Toronto: New artificial muscles as flexible as an elephant's trunk but strong enough to rotate objects two thousand times their own weight, have been designed by researchers. Using yarns of carbon nanotubes that are enormously strong, tough and highly flexible, researchers developed the artificial muscles that can rotate 250 degrees per mm of muscle length.

This is more than a thousand times that of available artificial muscles composed of shape memory alloys and polymers, among others, a class of materials that can hold both positive and negative electric charges.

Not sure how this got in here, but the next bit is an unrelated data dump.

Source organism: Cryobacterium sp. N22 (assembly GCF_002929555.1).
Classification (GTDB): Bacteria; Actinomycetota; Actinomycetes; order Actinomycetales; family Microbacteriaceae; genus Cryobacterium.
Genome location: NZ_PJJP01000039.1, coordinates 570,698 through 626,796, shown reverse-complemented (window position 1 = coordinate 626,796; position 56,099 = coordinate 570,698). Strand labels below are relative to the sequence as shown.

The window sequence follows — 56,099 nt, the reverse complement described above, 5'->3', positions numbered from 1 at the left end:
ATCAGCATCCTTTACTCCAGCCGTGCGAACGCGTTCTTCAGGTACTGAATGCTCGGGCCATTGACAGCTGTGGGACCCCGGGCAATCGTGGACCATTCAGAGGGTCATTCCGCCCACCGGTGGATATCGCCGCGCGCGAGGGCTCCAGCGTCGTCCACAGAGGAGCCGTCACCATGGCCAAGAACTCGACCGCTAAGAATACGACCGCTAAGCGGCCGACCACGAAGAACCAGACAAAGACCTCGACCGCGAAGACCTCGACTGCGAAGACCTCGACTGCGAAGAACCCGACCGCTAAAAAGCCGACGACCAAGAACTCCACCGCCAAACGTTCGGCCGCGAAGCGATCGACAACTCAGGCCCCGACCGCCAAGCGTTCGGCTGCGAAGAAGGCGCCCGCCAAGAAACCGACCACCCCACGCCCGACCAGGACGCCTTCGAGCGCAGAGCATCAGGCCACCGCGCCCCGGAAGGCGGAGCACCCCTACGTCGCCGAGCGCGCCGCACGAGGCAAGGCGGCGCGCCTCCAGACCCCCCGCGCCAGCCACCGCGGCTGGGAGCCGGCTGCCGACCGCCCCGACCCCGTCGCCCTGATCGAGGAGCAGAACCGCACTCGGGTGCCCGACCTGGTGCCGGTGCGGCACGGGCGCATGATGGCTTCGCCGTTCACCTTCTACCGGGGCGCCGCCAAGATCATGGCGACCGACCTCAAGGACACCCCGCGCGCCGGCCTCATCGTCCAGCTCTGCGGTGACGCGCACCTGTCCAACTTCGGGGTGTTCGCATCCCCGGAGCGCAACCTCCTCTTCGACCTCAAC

“These barely visible yarns composed of fibres 10,000 times thinner than a human hair, can move and rapidly rotate objects two thousand times their own weight,” says John Madden, Associate Professor in electrical engineering, University of British Columbia (UBC).

This new generation of low cost artificial muscles could be used to make tiny valves, positioners, pumps, stirrers and flagella for use in drug discovery, precision assembly and perhaps even to propel tiny objects inside the bloodstream, says Madden, according to a UBC statement.

The new material was devised at the University of Texas at Dallas and then tested as an artificial muscle in Madden's lab at the UBC. A chance discovery by collaborators from Wollongong University in Australia showed the enormous twist developed by the device.

(Agencies)